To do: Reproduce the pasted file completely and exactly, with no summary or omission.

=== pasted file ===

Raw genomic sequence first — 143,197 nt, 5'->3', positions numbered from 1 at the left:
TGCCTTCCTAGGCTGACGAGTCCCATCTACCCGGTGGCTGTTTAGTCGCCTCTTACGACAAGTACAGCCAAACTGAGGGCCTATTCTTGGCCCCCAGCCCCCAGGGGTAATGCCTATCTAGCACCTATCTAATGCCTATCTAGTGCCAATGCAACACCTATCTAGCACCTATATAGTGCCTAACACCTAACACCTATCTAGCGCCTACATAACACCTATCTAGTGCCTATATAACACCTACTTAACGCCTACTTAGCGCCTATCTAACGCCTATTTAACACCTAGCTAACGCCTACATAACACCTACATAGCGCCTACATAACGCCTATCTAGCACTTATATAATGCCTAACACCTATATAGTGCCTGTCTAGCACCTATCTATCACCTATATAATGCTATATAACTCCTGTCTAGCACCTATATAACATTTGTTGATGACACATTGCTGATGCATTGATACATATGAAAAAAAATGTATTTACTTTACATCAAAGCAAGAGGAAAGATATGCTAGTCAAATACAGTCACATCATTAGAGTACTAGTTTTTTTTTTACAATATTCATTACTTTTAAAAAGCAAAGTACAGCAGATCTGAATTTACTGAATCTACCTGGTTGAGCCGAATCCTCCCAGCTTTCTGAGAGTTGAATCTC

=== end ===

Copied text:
Raw genomic sequence first — 143,197 nt, 5'->3', positions numbered from 1 at the left:
TGCCTTCCTAGGCTGACGAGTCCCATCTACCCGGTGGCTGTTTAGTCGCCTCTTACGACAAGTACAGCCAAACTGAGGGCCTATTCTTGGCCCCCAGCCCCCAGGGGTAATGCCTATCTAGCACCTATCTAATGCCTATCTAGTGCCAATGCAACACCTATCTAGCACCTATATAGTGCCTAACACCTAACACCTATCTAGCGCCTACATAACACCTATCTAGTGCCTATATAACACCTACTTAACGCCTACTTAGCGCCTATCTAACGCCTATTTAACACCTAGCTAACGCCTACATAACACCTACATAGCGCCTACATAACGCCTATCTAGCACTTATATAATGCCTAACACCTATATAGTGCCTGTCTAGCACCTATCTATCACCTATATAATGCTATATAACTCCTGTCTAGCACCTATATAACATTTGTTGATGACACATTGCTGATGCATTGATACATATGAAAAAAAATGTATTTACTTTACATCAAAGCAAGAGGAAAGATATGCTAGTCAAATACAGTCACATCATTAGAGTACTAGTTTTTTTTTTACAATATTCATTACTTTTAAAAAGCAAAGTACAGCAGATCTGAATTTACTGAATCTACCTGGTTGAGCCGAATCCTCCCAGCTTTCTGAGAGTTGAATCTC